© Reuters. FILE PHOTO: A woman shops in a supermarket as rising inflation affects consumer prices in Los Angeles, California, U.S., June 13, 2022. REUTERS/Lucy Nicholson
NEW YORK (Reuters) – U.S. consumer spending increased more than expected in April, boosting the economy’s growth prospects for the second quarter, and inflation picked up, which could see the Federal Reserve keeping interest rates higher for some time.
The Commerce Department said on Friday that the personal consumption expenditures (PCE) price index increased 0.4% in April after rising 0.1% in March. Year to date, the PCE price index increased 4.4% after advancing 4.2% in March.
Excluding the volatile food and energy components, the PCE price index climbed 0.4% after rising 0.3% in March. The so-called core PCE price index increased 4.7% on a year-on-year basis in April after gaining 4.6% in March. The Fed tracks the PCE price indexes for its 2% inflation target.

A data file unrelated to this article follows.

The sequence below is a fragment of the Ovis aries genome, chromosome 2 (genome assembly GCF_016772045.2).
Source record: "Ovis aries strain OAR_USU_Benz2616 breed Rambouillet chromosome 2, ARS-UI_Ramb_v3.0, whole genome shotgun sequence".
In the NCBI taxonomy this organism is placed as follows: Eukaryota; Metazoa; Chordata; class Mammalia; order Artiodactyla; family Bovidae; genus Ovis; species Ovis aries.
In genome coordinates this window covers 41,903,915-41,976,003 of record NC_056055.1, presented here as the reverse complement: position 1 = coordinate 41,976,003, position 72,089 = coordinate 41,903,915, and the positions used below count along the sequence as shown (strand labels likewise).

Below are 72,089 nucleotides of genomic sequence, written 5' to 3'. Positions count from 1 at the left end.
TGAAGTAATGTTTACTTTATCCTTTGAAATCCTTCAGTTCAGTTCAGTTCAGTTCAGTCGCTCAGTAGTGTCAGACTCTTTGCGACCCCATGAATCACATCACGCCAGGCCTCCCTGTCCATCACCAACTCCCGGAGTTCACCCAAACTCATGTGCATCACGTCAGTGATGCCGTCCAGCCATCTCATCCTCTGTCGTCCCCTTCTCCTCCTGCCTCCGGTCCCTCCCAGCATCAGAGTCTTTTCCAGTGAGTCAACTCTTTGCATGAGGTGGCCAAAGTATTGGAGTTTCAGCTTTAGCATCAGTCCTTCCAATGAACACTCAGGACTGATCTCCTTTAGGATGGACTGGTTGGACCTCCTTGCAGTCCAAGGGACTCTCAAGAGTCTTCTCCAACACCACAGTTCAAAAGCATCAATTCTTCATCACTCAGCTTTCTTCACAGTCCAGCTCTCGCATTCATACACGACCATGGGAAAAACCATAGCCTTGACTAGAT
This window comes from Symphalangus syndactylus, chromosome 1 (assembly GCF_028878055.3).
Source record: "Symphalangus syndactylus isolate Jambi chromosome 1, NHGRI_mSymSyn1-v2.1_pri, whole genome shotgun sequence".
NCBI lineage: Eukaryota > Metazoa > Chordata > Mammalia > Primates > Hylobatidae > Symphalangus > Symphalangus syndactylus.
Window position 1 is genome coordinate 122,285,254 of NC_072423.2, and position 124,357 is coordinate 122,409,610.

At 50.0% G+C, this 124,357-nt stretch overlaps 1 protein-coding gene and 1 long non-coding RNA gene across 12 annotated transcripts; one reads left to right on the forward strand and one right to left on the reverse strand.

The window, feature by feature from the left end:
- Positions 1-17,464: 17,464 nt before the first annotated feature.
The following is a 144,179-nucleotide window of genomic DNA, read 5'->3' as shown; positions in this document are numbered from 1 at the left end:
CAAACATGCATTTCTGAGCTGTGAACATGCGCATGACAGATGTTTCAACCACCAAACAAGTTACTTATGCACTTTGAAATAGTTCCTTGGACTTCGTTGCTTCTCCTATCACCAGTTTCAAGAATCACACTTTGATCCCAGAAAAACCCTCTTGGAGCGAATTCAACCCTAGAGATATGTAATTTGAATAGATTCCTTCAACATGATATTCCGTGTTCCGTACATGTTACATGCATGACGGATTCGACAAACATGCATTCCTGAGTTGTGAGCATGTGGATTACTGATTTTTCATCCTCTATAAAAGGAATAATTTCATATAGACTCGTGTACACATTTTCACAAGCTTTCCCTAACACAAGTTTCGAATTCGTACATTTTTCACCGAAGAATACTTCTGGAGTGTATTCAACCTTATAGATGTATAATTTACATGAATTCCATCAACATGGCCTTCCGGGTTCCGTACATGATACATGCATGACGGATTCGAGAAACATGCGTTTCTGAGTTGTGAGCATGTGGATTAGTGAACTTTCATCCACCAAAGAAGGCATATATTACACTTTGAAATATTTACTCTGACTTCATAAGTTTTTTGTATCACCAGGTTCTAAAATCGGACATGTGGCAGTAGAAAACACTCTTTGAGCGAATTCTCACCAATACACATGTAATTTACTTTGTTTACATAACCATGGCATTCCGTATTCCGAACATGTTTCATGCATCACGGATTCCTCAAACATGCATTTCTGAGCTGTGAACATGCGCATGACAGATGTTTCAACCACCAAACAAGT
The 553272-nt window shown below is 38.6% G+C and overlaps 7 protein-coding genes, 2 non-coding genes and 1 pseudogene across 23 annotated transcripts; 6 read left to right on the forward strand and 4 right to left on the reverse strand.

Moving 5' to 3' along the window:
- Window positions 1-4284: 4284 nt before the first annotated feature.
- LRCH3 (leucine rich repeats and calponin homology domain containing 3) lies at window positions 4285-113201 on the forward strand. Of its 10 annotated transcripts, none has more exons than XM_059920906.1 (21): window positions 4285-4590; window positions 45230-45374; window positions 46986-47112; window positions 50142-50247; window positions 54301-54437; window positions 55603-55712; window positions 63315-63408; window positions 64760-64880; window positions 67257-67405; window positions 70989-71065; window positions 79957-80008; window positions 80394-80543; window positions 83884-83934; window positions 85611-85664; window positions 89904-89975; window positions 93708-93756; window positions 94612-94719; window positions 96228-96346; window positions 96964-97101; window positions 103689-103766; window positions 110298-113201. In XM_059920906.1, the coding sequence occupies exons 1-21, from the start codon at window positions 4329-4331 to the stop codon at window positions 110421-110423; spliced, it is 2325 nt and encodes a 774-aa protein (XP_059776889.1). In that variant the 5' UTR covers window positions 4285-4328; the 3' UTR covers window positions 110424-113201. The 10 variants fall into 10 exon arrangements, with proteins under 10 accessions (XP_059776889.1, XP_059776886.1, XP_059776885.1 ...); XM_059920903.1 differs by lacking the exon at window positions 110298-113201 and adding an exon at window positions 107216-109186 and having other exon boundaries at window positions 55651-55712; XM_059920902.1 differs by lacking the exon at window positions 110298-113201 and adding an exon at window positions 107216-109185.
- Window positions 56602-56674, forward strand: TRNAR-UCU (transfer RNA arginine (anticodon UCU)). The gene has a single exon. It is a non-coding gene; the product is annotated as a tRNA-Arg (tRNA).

STOCKS: were up 0.1%
BONDS: The yield on rose and was up 1.6 basis points at 3.831%; The two-year U.S. Treasury yield, rose and was up 7.9 basis points at 4.589%
FOREX: The Euro pared a gain and was up 0.09% and the was off slightly
PRIYA MISRA, HEAD GLOBAL RATES STRATEGY, TD SECURITIES, NEW YORK
“Strong both personal spending and income data, as well as more importantly, PCE and inflation. It was driven by core services ex-shelter, which we know the Fed cares about. It’s the one they’ve been tracking closely, and there’s not sign of that slowing down. That’s why the market is fully pricing in a hike in the next two meetings: 13 bps in June and 12 bps in July. The reason it’s still split is this idea of a skip, that some Fed officials feel they want a little more time. And that’s why they might skip in June and hike in July. But I think they have two things ahead. The debt ceiling gets resolved and you get a solid payrolls. Anything above 100,000 will mean a 25 bps hike is almost a done deal.”
BRIAN JACOBSEN, CHIEF ECONOMIST, ANNEX WEALTH MANAGEMENT, MENOMONEE FALLS, WISCONSIN“Why position for a recession that has already happened? Gross domestic income fell two quarters in a row. Inflation is still too hot to handle, but it’s beginning to simmer down. Now that credit is tightening and the Fed is likely to hold rates high for longer than necessary, it could be a tough slog. A portfolio for tough times is very different than a portfolio for bad times. We can ride the…
Click Here to Read the Full Original Article at All News…